I willingly went to the emergency room because I genuinely wanted to die and that scared me. Years down the road, I would start my career in behavioral health and learn the difference between suicidal ideation and suicidal action, but back then I had no idea. So I had to wait for a member of the psychiatric response team to come. And she destroyed me even further.

I’m the type of person to laugh through the pain, to joke in a self-depreciating way, and to use humor as a coping mechanism. So she noted that I used humor when describing my situation and that I was no longer crying. It had been nearly four hours since I had wanted to die—there were no tears left. She told me that I didn’t seem very depressed. And the shame was back. Was I wasting everyone’s time? Did other people have it worse?

Now I know that you can’t compare your mental illness to those of other people. I know that PRT person was unprofessional and out of line. To question someone’s trauma, to question their mental illness, only does harm. It only told me that I shouldn’t have come there and that maybe I should have just carried out my plan instead of coming to the ED to be belittled. The whole situation was devastating. I felt like no one understood. And at the time, that made me feel more alone than I had ever been.

But now I think it’s okay if you don’t understand depression. Honestly, I don’t want you to understand. I sincerely hope that you never know what it’s like to wake up in the morning and literally not be able to get out of bed. I hope you never think about how much easier it would be to never wake up again. I hope you never sit on your bathroom floor and realize you want to kill yourself. I hope you never find out how much it hurts to not even be able to cry anymore. I hope you never realize that you feel dead inside. I hope you never, ever understand the feeling of soul crushing hopelessness that makes you not even recognize yourself.

For a very long time, I missed the old me. Depression took so many things from me—my love for books, my ability to communicate with others, my ability to love myself. I was convinced that the old me, the version of myself that I was able to love, was dead. And I hope you never understand how much I hated myself because I felt like I was the one who killed her.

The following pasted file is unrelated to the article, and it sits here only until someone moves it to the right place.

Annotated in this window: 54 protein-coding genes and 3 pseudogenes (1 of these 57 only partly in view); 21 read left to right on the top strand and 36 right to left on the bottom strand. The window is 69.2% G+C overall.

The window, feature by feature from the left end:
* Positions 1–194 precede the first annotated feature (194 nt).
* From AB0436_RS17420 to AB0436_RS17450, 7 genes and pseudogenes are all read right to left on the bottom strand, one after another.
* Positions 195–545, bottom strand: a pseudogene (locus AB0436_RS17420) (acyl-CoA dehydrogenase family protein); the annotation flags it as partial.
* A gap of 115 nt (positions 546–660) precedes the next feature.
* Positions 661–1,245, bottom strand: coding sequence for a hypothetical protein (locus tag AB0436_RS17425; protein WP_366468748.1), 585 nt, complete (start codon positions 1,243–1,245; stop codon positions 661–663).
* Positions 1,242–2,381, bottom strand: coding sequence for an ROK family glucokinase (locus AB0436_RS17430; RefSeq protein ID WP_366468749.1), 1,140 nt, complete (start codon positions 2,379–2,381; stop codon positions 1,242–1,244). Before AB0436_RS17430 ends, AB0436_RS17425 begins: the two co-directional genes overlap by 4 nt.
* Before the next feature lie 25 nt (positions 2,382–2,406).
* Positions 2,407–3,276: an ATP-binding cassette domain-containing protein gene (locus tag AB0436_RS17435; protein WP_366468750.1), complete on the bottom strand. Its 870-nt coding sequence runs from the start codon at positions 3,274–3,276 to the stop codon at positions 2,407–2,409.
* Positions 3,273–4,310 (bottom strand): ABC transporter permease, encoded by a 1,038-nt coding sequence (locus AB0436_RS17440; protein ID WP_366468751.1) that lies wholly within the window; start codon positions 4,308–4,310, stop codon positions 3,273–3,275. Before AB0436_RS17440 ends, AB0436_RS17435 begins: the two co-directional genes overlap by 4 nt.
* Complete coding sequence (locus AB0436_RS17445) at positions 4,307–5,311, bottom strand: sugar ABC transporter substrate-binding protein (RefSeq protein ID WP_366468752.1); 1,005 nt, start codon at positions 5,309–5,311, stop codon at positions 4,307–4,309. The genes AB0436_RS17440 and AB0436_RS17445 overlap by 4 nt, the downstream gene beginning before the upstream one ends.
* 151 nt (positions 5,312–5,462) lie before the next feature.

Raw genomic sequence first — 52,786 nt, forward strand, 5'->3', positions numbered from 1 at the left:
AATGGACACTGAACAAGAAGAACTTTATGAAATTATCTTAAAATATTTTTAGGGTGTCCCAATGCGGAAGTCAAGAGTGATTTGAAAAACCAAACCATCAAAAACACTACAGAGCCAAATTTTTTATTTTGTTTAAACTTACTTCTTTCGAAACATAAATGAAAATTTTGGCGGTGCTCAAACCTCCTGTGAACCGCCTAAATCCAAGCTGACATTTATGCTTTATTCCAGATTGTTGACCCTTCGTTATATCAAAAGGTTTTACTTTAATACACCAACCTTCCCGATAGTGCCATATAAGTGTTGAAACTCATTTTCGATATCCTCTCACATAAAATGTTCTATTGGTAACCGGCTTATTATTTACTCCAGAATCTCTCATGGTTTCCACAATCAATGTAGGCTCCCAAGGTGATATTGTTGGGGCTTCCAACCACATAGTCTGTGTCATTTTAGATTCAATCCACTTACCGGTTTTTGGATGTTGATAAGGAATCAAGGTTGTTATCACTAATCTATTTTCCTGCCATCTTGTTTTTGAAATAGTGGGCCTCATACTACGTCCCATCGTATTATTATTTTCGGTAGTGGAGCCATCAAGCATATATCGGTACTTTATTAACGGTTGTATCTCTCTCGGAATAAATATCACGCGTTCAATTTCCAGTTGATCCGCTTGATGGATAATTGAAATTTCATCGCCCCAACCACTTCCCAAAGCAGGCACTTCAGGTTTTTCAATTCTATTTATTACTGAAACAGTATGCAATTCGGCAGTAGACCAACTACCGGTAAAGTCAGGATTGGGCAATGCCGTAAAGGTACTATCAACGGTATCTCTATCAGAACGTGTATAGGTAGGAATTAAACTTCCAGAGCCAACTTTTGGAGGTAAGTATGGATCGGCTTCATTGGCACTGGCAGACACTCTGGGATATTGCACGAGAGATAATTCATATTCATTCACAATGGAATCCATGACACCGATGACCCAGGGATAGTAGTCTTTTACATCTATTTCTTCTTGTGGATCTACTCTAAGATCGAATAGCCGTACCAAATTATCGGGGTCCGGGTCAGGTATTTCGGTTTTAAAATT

Depression for me was a world of extremes. Either I felt nothing at all or I was so overcome with self-loathing that I couldn’t even hear myself think. Either I couldn’t sleep for 72 hours straight or I stayed in bed for a week. It was never a choice.

Depression gave me very few options. I never knew what I’d be dealing with when I woke up in the morning. And it’s still a part of me. I don’t expect you to treat me differently because of it. And for a while, I didn’t even want anyone to know because it’s such a personal thing and I felt like no one would understand.

But now I’ve lived through this long enough and had enough bad days that I’ve decided I don’t want you to understand. I just want you to realize that it’s not a choice, and that it should never be swept under the rug.

The bravest thing I ever did was continuing to live when I wanted to die and telling you about it.

About the author
Tired since 1994. Mental health advocate. Follow Bailey on Instagram or read more articles from Bailey on Thought Catalog.